'There are few detective-story writers so consistently good' Sunday Times
Whenever Felix, Virginia Freer's estranged husband, reappears in her life, murder does too. Even when temporarily incapacitated by an accident, Felix brings mystery with him.
This time it concerns Holly, orphaned daughter of a famous actress, who had come from Rome to stay with Virginia's friends, the Brightwells. Holly has disappeared, believed kidnapped, and distraught Ann Brightwell is prepared to sell her valuables to meet the ransom demand. But Felix senses something odd about the kidnapping and is convinced the ransom shouldn't be paid . . .
Elizabeth Ferrars 1907-1995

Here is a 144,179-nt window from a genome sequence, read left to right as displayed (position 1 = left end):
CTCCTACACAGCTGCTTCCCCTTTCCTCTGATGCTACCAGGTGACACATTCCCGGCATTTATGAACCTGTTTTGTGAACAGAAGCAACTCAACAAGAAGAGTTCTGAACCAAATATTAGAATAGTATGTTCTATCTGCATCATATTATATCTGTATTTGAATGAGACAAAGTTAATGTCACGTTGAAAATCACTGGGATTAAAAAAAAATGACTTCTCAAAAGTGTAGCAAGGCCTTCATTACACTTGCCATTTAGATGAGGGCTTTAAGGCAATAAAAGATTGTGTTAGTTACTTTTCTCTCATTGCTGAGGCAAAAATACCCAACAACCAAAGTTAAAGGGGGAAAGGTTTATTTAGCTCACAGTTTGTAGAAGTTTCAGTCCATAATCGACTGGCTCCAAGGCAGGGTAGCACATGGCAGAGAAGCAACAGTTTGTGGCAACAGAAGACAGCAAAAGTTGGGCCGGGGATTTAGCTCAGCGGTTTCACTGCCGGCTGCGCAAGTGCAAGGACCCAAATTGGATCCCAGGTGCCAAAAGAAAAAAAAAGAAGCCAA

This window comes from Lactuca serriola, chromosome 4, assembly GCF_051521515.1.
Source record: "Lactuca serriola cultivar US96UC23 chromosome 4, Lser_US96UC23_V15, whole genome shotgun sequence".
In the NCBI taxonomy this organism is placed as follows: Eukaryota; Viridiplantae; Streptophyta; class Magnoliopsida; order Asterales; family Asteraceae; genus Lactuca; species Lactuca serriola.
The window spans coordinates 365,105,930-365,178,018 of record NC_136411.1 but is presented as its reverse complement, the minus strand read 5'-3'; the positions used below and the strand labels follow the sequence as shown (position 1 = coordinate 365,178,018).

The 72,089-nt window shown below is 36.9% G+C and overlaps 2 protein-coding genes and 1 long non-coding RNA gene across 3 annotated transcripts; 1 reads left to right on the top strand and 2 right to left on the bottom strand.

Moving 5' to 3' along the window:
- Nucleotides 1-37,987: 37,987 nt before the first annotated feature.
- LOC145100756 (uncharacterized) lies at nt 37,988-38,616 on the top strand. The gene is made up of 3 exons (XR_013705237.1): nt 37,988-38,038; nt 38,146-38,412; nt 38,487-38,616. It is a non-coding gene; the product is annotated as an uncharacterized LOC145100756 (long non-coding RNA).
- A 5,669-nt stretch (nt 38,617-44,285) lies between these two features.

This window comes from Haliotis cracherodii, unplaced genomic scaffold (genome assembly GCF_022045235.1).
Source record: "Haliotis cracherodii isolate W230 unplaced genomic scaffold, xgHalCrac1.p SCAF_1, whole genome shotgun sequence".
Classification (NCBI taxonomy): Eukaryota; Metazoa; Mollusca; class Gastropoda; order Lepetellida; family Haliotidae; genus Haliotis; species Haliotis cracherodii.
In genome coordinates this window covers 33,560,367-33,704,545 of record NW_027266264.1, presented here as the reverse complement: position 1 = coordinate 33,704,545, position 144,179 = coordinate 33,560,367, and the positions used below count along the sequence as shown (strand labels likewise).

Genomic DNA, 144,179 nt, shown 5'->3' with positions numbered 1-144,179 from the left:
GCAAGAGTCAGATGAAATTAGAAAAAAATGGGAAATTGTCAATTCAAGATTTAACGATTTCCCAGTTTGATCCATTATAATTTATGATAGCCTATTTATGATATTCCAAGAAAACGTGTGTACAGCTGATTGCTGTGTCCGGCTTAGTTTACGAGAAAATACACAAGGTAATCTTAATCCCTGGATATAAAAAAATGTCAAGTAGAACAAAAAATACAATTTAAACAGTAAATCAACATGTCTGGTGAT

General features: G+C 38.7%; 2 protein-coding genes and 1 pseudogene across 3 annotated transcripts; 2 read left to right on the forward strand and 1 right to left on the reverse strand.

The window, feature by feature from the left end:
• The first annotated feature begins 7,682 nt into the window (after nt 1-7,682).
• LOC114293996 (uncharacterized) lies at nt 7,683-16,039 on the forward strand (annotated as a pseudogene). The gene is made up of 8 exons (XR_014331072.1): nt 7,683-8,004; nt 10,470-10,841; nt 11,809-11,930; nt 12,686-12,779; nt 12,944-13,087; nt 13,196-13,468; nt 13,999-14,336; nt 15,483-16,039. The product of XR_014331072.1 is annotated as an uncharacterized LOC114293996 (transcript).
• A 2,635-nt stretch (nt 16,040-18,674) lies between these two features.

One of the most distinguished crime writers of her generation, Elizabeth Ferrars was born in Rangoon and came to Britain at the age of six. She was a pupil at Bedales school between 1918 and 1924, studied journalism at London University and published her first crime novel, Give a Corpse a Bad Name, in 1940, the year that she met her second husband, academic Robert Brown. Highly praised by critics, her brand of intelligent, gripping mysteries beloved by readers, she wrote over seventy novels and was also published (as E. X. Ferrars) in the States, where she was equally popular. Ellery Queen Mystery Magazine described her as as 'the writer who may be the closest of all to Christie in style, plotting and general milieu', and the Washington Post called her 'a consummate professional in clever plotting, characterization and atmosphere'. She was a founding member of the Crime Writer's Association, who, in the early 1980s, gave her a lifetime achievement award.